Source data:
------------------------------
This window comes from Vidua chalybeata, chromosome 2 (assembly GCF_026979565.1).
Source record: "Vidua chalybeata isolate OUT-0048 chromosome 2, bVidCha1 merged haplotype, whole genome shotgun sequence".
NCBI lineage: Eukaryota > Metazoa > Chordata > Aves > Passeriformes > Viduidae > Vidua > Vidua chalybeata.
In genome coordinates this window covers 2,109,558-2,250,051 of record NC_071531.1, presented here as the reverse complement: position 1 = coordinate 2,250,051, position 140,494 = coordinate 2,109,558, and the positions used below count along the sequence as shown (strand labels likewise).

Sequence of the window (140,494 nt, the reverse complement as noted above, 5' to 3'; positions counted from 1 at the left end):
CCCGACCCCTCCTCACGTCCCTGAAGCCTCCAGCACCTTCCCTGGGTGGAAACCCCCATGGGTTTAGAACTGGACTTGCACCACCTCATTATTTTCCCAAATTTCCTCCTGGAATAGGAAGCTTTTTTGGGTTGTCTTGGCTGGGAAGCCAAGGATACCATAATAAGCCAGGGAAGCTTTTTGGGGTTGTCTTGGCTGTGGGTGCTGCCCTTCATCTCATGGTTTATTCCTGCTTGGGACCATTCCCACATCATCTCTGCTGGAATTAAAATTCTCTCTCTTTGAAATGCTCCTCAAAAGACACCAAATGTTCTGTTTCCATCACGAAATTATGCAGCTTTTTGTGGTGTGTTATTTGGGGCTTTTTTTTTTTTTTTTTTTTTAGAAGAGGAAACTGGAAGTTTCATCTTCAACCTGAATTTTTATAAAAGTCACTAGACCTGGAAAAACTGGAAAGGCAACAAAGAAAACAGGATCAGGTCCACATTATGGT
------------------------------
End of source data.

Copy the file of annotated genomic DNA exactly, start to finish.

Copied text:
This window comes from Vidua chalybeata, chromosome 2 (assembly GCF_026979565.1).
Source record: "Vidua chalybeata isolate OUT-0048 chromosome 2, bVidCha1 merged haplotype, whole genome shotgun sequence".
NCBI lineage: Eukaryota > Metazoa > Chordata > Aves > Passeriformes > Viduidae > Vidua > Vidua chalybeata.
In genome coordinates this window covers 2,109,558-2,250,051 of record NC_071531.1, presented here as the reverse complement: position 1 = coordinate 2,250,051, position 140,494 = coordinate 2,109,558, and the positions used below count along the sequence as shown (strand labels likewise).

Sequence of the window (140,494 nt, the reverse complement as noted above, 5' to 3'; positions counted from 1 at the left end):
CCCGACCCCTCCTCACGTCCCTGAAGCCTCCAGCACCTTCCCTGGGTGGAAACCCCCATGGGTTTAGAACTGGACTTGCACCACCTCATTATTTTCCCAAATTTCCTCCTGGAATAGGAAGCTTTTTTGGGTTGTCTTGGCTGGGAAGCCAAGGATACCATAATAAGCCAGGGAAGCTTTTTGGGGTTGTCTTGGCTGTGGGTGCTGCCCTTCATCTCATGGTTTATTCCTGCTTGGGACCATTCCCACATCATCTCTGCTGGAATTAAAATTCTCTCTCTTTGAAATGCTCCTCAAAAGACACCAAATGTTCTGTTTCCATCACGAAATTATGCAGCTTTTTGTGGTGTGTTATTTGGGGCTTTTTTTTTTTTTTTTTTTTTAGAAGAGGAAACTGGAAGTTTCATCTTCAACCTGAATTTTTATAAAAGTCACTAGACCTGGAAAAACTGGAAAGGCAACAAAGAAAACAGGATCAGGTCCACATTATGGT